Regeneration Precedes Faith


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Now Jesus did many other signs in the presence of the disciples, which are not written in this book. But these are written so that you may believe that Jesus is the Christ, the Son of God, and that by believing you may have life in his name.

John 20:30-31 

“Regeneration Precedes Faith” (RPF)1 captures what the Bible teaches about God’s supernatural and effectual grace upon the hearts of sinners so that they may believe in Christ to the saving of their souls. RPF simply means that faith is a gift of God.2 This statement seriously takes the fact that “It is the Spirit who gives life. The flesh is no help at all (John 6:33).” Therefore, “Believing is the consequence of the new birth.”3 It also presupposes man’s inability to believe in Christ since he is radically depraved, unwilling, and unable to come to Christ (Romans 8:7-8).4 R.C. Sproul advances its importance, 

When speaking of the order of salvation (ordo salutis), Reformed theology always and everywhere insists that regeneration precedes faith. Regeneration precedes faith because it is a necessary condition for faith. Indeed, it is the sine qua non of faith. It is important to understand, however, that the order of salvation refers to a logical order, not necessarily a temporal order. 5

Our confession, the 1689 LBCF beautifully captures this truth under the heading “On Effectual Calling” (cp. 10) which interestingly comes before the chapter on Saving Faith (cp. 14)

Those whom God hath predestinated unto life, He is pleased in His appointed, and accepted time, effectually to call, by His Word and Spirit, out of that state of sin and death in which they are by nature, to grace and salvation by Jesus Christ; enlightening their minds spiritually and savingly to understand the things of God; taking away their heart of stone, and giving to them a heart of flesh; renewing their wills, and by His almighty power determining them to that which is good, and effectually drawing them to Jesus Christ; yet so as they come most freely, being made willing by His grace. (emphasis mine)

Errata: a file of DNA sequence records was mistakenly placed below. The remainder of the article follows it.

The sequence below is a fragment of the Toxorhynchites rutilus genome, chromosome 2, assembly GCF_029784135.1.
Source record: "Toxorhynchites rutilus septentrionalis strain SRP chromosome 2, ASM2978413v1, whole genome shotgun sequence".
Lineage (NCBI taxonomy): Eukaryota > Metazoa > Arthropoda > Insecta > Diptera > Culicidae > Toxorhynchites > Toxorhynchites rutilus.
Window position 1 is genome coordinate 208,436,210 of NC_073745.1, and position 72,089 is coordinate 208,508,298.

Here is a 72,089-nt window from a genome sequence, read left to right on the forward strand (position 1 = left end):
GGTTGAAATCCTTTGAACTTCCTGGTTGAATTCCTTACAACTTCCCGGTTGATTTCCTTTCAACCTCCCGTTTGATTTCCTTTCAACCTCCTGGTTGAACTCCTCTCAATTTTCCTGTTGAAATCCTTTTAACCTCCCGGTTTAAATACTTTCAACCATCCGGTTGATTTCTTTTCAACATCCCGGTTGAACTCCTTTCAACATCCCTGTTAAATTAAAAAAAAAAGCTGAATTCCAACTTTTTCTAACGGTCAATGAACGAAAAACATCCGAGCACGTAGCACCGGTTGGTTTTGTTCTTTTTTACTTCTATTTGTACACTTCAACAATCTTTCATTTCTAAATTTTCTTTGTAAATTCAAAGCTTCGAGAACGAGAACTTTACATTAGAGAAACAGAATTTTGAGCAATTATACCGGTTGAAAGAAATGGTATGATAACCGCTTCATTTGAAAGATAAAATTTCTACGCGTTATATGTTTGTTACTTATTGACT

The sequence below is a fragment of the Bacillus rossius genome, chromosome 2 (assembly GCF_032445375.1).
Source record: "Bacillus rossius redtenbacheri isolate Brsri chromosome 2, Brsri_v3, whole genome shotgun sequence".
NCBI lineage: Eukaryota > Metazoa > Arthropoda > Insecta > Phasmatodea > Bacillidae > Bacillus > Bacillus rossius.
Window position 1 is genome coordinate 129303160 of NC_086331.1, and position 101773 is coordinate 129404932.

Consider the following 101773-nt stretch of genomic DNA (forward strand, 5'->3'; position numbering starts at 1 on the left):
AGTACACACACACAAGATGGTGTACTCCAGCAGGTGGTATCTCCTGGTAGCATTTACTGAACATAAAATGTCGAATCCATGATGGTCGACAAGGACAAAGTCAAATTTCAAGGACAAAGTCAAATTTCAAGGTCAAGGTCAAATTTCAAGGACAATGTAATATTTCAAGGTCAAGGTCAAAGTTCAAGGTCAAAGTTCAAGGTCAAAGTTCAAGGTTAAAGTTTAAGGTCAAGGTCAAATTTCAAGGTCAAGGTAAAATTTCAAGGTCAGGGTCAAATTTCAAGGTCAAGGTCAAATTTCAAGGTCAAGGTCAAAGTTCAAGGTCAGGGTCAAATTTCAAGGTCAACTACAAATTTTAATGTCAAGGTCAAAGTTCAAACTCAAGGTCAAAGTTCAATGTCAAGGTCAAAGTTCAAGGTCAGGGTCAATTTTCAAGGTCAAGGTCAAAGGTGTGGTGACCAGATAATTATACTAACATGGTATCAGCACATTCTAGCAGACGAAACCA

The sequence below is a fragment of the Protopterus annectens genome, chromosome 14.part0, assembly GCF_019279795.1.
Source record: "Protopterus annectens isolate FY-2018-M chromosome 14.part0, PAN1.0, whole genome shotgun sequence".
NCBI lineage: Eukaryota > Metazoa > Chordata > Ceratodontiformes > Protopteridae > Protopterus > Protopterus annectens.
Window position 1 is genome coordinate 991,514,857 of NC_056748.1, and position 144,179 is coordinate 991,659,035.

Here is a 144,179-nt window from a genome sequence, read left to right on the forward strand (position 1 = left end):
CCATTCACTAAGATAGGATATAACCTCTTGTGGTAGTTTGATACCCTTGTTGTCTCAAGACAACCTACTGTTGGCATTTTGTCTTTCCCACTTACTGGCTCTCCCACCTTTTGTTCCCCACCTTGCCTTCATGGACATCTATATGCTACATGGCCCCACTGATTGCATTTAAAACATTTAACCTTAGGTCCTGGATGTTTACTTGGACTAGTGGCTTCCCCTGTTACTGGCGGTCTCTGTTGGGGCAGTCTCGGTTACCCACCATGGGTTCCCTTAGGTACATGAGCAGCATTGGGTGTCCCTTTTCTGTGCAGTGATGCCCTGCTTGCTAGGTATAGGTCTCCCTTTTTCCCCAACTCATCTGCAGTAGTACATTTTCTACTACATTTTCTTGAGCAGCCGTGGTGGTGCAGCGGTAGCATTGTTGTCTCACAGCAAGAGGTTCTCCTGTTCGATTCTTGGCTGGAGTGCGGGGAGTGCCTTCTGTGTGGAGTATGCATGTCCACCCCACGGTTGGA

John Hendryx solidifies this truth which comes from the lips of our invincible Savior,

“It is the Spirit that quickens [gives life, regenerates]… No one will believe in Me unless God grants it… and ALL to whom God grants it will believe”. Jesus is making sure that no one thinks that anything apart from Jesus is what saves them. That even the very new heart we need to understand spiritual truth, love Jesus and believe is itself a gift of God. This text leaves no room for any other interpretation. This is profoundly important because it creates the inescapable conclusion that the quickening grace of God is invincible.6

Arminians or those who reject the RPF use John 20:31 (and other passages, John 5:39, 3:16, etc.) to counter the truth that new birth must be given to sinners before they can believe. But most of the time, this argument flows from the passages that talk about adoption, not regeneration (Gal 3:26, John 1:12). But we must maintain the distinction. Stephen Charnock remarks, “Adoption gives us the privilege of sons, regeneration the nature of sons.”7 For example, we have this from Leighton Flowers,

The order clearly laid out is as follows:

  1. “these are written…” (scriptures) 
  2. “…that you may believe…”
  3. “…by believing you may have life…”

Life clearly is a fruit of faith and repentance, not the other way around.

Soteriology 101 “Does Regeneration Precede Faith?”

While we cannot deny the order laid out in the passage, to begin with, it is important to understand the intention of the passage. In this passage, John clearly stated his purpose in writing this fourth gospel.

Aside from the textual problem,8 most scholars recognize the difficulty of John’s purpose here. We know that this was written for the Gentiles (Contra Carson. Wallace, Greek Grammar Beyond the Basics, 46). But was it written for the believers or unbelievers?

This study notes from NET Study Bible is insightful,